As a subcontract machine shop, Riverside Precision Engineering provides round-the-clock one-hit machining for a range of sectors. When the company recently noted an upturn in business, it bought not one but two Nakamura turning centres from the Engineering Technology Group (ETG).
With a range of sliding-head turning centres machining components for the hydraulic, medical, brewing, valve, marine, rail, and oil and gas industries, the Blackburn-based company was utilising an ageing Nakamura WT250 turning centre for components beyond the diameter capacity limits of its sliding-head machines. To increase capacity and improve machine utilisation, the ISO9001-certified company reviewed the market and decided to purchase a Nakamura AS200L and a Nakamura AS200 turning centre. Both arrived in November, just three weeks after ordering the machines from ETG.

Founded over 31 years ago, the 13-employee business made its first venture into CNC machining in 2002, which was rapidly followed by volume machining on sliding-head turning centres. For components beyond the diameter realms of sliding-head lathes, the company has a variety of fixed-head single- and twin-spindle turning centres. From a precision and repeatability perspective, the Nakamura WT250 at Riverside Precision has been a stand-out performer over the years. However, the reliability and utilisation of a Nakamura WT250 that is over 20 years old in a machine shop that demands maximum uptime, is something that needed addressing.

Riverside director Scott Whalley recalls: “We have several older fixed-head machines from a variety of manufacturers, but the Nakamura WT250 has held tolerances and repeatability better than any other down the years. We reviewed the market and picked the Nakamura AS200 and AS200L from ETG for several reasons. Firstly, we had first-hand experience of the quality, longevity and performance of the brand. Second was availability. ETG had machines in stock and within three weeks, the two machines were on the shop floor and running. Equally important was the cost of the machines. We could’ve had cheaper machines on a comparative lead time and, similarly, we could’ve had larger machines at a lower cost. For us, it was investing in quality at a competitive cost for the long-term future of our business.”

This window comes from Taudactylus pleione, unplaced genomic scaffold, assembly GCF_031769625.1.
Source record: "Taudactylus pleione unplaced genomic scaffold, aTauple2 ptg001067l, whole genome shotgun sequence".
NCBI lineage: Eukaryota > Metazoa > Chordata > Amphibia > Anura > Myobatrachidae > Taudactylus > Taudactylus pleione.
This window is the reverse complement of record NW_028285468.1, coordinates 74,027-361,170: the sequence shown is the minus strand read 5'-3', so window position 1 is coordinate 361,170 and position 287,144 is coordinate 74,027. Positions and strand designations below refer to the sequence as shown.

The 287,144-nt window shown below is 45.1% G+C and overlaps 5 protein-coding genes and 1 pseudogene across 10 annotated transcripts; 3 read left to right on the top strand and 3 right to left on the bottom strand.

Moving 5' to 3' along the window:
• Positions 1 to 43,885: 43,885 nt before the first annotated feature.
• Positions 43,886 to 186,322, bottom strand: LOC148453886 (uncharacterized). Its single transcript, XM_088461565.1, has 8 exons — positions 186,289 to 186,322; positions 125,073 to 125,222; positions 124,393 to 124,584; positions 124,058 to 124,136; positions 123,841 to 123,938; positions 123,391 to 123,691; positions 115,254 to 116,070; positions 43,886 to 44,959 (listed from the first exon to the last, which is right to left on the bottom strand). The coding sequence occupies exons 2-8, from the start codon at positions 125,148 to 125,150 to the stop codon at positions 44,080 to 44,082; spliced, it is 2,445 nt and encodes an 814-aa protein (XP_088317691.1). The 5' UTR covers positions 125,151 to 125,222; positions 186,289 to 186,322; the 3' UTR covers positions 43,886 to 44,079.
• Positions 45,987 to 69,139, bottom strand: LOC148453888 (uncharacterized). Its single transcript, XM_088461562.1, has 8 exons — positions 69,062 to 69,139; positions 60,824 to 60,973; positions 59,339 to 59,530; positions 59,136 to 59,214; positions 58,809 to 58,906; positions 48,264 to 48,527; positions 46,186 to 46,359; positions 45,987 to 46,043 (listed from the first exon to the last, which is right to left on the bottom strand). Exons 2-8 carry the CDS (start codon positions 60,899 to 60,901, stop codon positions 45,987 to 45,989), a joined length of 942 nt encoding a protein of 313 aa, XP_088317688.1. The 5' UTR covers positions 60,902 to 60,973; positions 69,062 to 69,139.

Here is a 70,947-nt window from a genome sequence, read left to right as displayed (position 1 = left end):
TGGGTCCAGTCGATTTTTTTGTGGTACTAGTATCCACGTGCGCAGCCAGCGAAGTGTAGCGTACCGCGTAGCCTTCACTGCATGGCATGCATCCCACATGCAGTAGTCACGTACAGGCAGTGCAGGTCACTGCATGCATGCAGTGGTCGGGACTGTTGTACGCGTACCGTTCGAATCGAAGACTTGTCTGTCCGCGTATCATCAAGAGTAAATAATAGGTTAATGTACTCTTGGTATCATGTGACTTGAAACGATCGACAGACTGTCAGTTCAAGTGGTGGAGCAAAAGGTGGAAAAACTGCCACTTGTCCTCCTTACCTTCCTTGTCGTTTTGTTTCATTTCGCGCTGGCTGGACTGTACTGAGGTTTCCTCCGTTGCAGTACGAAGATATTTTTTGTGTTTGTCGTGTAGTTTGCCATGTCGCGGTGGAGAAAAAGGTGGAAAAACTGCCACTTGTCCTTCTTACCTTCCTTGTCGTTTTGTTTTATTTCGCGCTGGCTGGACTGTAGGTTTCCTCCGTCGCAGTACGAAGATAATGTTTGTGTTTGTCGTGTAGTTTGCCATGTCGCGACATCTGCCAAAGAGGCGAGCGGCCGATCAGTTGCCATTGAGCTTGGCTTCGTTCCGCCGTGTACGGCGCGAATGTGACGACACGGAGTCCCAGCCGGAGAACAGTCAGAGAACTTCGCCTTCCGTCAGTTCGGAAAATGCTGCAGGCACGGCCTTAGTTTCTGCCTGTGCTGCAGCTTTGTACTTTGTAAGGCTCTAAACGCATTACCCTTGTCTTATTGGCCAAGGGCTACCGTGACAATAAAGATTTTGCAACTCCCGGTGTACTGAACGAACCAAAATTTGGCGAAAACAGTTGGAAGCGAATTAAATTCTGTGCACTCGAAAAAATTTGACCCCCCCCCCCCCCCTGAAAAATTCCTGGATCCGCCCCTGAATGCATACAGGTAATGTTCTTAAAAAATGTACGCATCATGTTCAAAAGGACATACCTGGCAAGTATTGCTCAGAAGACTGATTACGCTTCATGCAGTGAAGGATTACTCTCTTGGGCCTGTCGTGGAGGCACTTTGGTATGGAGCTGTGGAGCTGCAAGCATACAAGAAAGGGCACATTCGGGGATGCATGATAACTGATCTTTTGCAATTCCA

The mix of machines was also an important factor for Riverside, which manufactures chain and conveyor components, as well as gas and water fittings.

“Components in the 50-65 mm diameter range that are beyond our sliding-head machines have been an issue,” says Whalley. “We run a lot of small-batch work, typically from 50 to 500-off, which is relatively simple to produce. For this we bought the Nakamura AS200 single-spindle chucking machine, while for more complex work in the 300 to 2000+ batch range, we bought the barfed twin-spindle Nakamura AS200L. This gives us the perfect blend of capability, flexibility and capacity. We have the AS200 chucker machine manually loaded with billets and the AS200L runs unmanned with a barfeed for longer batches.”

Like most subcontract manufacturers, Riverside Precision wants to maximise every inch of its floor space.

“We have 19 CNC machines at present and space is at a premium,” states Whalley. “The two new Nakamura models have slotted into the floor area of the old Nakamura WT250, giving us two machines in the space of one. Both of the new models are faster, more productive and can retain maximum uptime, unlike the old machine. We’re now looking at replacing some of our other large ageing machines with new Nakamura models from ETG. The beauty of the new acquisitions is that they provide very similar capacities inside the work envelope, but the machine footprint is far smaller.”